The broken shadows cast an alluring light across the man’s back, and a swirling cloud of cigar smoke rose above his head and suspended in stark contrast with the dark cedar trees on the far side of the river. The lighting was perfect—about six stops from the brightest to dimmest parts of the scene. What a great photograph, Josh thought, although he knew that few magazine or calendar editors would be interested in a picture of a fisherman wearing a vest and canvas waders.
“What are you fishing for, son?”
Josh sensed that the old man was asking about more than fish, but as he began to respond the breeze shifted and a horrendous smell knocked him off course.
“My God that stinks. Did someone throw a dirty diaper on a campfire?”
The old man chuckled, swirled the cigar under his nose, then hoisted the stogie toward the sky.
“You, sir, have the same distaste for cigars as a summer floodwater mosquito. But back to my question. What are you fishing for?”
The men locked eyes, and—for the first time since they met—Josh realized the stranger bore a striking resemblance to an elderly John Wayne. Though the tattered brim of a Stetson fedora shaded the man’s face, his eyes projected a vivid blue sparkle through the shadows. The two men had been together for only a brief time, but Josh sensed an extraordinary and self-contradicting presence in the stranger: intelligent but unpretentious; serious but playful; old but youthful.
The man was unlike anyone Josh had met before. If another person had asked, Josh would have dismissed the “what are you fishing for” query with a worn-out quote from Thoreau, Gingrich, or Zern. But there was something unusual about this man. Deflecting his questions or obscuring the truth seemed pointless.
“I fish for fame.”
The man said nothing, but his eyes coaxed Josh to continue.
“I started fishing for fun, of course. I didn’t care if anyone knew how I fished or what I caught. But after I published some photographs and articles in a few magazines, the most important thing for me was that everyone knew where I fished, what I caught, and how I caught it. I loved being the fishing expert that everyone wanted to meet, or, better yet, be. Hell, I’ve gotten to the point now that the first thing I do each morning is check the number of hits I got on my blog.”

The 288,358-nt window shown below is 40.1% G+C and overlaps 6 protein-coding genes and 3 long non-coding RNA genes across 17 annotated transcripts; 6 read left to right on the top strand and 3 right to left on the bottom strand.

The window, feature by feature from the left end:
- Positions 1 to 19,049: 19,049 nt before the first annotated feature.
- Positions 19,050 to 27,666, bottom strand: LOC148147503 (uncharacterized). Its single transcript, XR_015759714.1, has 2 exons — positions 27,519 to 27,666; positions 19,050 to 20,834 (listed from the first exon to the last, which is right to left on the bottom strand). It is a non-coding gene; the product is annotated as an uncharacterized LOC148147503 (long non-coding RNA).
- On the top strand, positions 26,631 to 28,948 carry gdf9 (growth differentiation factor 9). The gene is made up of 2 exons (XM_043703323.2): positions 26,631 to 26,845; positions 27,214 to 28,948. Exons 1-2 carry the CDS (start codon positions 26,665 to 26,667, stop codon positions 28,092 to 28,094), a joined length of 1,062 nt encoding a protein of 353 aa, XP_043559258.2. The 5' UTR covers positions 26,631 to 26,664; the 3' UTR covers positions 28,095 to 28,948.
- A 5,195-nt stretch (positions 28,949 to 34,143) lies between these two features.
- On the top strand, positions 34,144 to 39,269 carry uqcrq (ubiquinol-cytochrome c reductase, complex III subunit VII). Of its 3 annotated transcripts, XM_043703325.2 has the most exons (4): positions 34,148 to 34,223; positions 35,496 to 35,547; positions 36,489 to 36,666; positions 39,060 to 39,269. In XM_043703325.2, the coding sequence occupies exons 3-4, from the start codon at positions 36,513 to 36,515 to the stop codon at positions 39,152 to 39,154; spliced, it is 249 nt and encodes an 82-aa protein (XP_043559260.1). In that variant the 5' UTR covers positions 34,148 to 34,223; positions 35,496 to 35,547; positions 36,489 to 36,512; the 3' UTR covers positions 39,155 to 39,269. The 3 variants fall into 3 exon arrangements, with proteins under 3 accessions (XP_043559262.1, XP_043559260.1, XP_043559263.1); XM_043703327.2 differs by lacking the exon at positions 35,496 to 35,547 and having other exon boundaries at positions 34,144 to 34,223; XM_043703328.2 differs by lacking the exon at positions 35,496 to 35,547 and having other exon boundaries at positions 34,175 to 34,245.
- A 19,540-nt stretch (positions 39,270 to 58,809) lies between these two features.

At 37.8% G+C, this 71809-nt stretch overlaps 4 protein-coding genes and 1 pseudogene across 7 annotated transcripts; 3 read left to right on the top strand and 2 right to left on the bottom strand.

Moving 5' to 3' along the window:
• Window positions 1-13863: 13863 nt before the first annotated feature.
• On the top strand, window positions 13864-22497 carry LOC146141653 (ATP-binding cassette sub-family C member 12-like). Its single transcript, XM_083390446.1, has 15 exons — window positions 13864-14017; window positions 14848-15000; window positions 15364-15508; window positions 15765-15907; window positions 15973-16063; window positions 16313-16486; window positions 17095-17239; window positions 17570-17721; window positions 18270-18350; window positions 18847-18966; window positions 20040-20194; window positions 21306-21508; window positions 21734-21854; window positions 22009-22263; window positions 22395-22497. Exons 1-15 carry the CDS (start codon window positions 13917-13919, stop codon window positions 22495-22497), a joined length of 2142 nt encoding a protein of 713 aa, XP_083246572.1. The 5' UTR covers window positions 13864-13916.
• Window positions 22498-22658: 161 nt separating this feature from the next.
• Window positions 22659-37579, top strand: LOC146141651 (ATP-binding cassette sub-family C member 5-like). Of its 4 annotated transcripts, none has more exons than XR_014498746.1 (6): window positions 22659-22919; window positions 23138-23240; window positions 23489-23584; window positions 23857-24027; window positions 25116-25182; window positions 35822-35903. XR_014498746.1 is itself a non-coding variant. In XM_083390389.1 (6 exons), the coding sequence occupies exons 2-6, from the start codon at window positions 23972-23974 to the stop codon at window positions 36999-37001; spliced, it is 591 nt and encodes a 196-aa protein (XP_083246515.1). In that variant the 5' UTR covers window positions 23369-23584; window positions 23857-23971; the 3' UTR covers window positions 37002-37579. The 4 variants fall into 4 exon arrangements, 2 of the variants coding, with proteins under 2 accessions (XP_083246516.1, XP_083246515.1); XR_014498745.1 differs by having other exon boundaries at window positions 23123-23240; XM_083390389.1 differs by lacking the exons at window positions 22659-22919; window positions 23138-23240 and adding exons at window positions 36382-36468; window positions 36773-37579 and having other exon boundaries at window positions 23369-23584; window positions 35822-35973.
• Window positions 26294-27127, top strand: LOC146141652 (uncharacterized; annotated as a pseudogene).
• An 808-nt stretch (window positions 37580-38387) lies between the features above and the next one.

The old man interrupted. “I don’t know what it means to get a hit on your blog, but it sounds like indecent fun.” He flashed a wry smile, then returned to the topic.
“So you’re a famous fisherman?”
“I suppose so.”
“A happy fisherman?”
“I used to think so, but the other day some jackass reviewed something I wrote and said my narcissistic hubris deserved the wrath of Nemesis.”
“Ouch!” the old man said. “A self-centered chap who overdosed on arrogance and self-pride? That’s rough company.”
“I don’t usually worry about jealous rants, but this one stuck with me. It’s been on my mind ever since, and when I got to the river today I started thinking that maybe he was right. I am the primary subject for most of my writing, and the morals of my stories are nearly always the same. Josh Duchaine is the most clever, insightful and expert trout fisherman alive.”
“A piscatorial epiphany at the riverside?”
“I suppose. Then I slipped on some rocks, and, well, here we are.”
“So you are a famous, conceited and clumsy fisherman?”
“Well, I’ll probably leave the conceited part off my business cards.”